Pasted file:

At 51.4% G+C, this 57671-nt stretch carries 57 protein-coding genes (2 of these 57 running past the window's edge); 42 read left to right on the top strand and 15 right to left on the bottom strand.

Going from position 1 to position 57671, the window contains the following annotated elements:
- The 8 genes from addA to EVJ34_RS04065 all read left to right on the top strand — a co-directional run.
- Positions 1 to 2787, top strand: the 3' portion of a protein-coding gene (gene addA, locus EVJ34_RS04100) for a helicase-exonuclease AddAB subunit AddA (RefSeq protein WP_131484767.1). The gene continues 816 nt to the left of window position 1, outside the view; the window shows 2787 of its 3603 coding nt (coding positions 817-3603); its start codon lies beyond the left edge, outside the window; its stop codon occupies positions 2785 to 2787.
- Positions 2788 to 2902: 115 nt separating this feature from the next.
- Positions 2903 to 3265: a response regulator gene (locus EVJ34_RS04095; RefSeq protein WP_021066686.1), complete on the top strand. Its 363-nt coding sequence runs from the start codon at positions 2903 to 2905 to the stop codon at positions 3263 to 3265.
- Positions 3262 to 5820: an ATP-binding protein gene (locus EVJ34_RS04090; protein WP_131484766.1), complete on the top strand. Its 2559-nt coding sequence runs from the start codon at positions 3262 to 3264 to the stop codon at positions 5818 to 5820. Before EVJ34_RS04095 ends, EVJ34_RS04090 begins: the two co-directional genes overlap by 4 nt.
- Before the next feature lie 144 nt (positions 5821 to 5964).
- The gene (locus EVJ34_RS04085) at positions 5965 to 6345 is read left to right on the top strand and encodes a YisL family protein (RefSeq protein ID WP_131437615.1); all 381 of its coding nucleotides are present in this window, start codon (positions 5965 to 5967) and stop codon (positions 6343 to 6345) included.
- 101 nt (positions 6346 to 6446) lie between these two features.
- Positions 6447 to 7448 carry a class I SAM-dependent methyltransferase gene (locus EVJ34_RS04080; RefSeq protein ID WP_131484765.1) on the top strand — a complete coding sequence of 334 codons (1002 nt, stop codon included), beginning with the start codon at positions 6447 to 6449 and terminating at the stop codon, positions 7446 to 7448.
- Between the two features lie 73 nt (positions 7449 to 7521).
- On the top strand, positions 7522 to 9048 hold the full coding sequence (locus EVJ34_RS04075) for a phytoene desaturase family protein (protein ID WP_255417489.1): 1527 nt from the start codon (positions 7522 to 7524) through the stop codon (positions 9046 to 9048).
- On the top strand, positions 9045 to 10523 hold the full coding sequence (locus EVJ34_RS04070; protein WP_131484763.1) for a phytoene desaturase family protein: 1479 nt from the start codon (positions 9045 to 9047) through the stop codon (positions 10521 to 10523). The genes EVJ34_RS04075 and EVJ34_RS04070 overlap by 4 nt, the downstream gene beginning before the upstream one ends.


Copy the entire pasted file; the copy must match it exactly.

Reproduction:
At 51.4% G+C, this 57671-nt stretch carries 57 protein-coding genes (2 of these 57 running past the window's edge); 42 read left to right on the top strand and 15 right to left on the bottom strand.

Going from position 1 to position 57671, the window contains the following annotated elements:
- The 8 genes from addA to EVJ34_RS04065 all read left to right on the top strand — a co-directional run.
- Positions 1 to 2787, top strand: the 3' portion of a protein-coding gene (gene addA, locus EVJ34_RS04100) for a helicase-exonuclease AddAB subunit AddA (RefSeq protein WP_131484767.1). The gene continues 816 nt to the left of window position 1, outside the view; the window shows 2787 of its 3603 coding nt (coding positions 817-3603); its start codon lies beyond the left edge, outside the window; its stop codon occupies positions 2785 to 2787.
- Positions 2788 to 2902: 115 nt separating this feature from the next.
- Positions 2903 to 3265: a response regulator gene (locus EVJ34_RS04095; RefSeq protein WP_021066686.1), complete on the top strand. Its 363-nt coding sequence runs from the start codon at positions 2903 to 2905 to the stop codon at positions 3263 to 3265.
- Positions 3262 to 5820: an ATP-binding protein gene (locus EVJ34_RS04090; protein WP_131484766.1), complete on the top strand. Its 2559-nt coding sequence runs from the start codon at positions 3262 to 3264 to the stop codon at positions 5818 to 5820. Before EVJ34_RS04095 ends, EVJ34_RS04090 begins: the two co-directional genes overlap by 4 nt.
- Before the next feature lie 144 nt (positions 5821 to 5964).
- The gene (locus EVJ34_RS04085) at positions 5965 to 6345 is read left to right on the top strand and encodes a YisL family protein (RefSeq protein ID WP_131437615.1); all 381 of its coding nucleotides are present in this window, start codon (positions 5965 to 5967) and stop codon (positions 6343 to 6345) included.
- 101 nt (positions 6346 to 6446) lie between these two features.
- Positions 6447 to 7448 carry a class I SAM-dependent methyltransferase gene (locus EVJ34_RS04080; RefSeq protein ID WP_131484765.1) on the top strand — a complete coding sequence of 334 codons (1002 nt, stop codon included), beginning with the start codon at positions 6447 to 6449 and terminating at the stop codon, positions 7446 to 7448.
- Between the two features lie 73 nt (positions 7449 to 7521).
- On the top strand, positions 7522 to 9048 hold the full coding sequence (locus EVJ34_RS04075) for a phytoene desaturase family protein (protein ID WP_255417489.1): 1527 nt from the start codon (positions 7522 to 7524) through the stop codon (positions 9046 to 9048).
- On the top strand, positions 9045 to 10523 hold the full coding sequence (locus EVJ34_RS04070; protein WP_131484763.1) for a phytoene desaturase family protein: 1479 nt from the start codon (positions 9045 to 9047) through the stop codon (positions 10521 to 10523). The genes EVJ34_RS04075 and EVJ34_RS04070 overlap by 4 nt, the downstream gene beginning before the upstream one ends.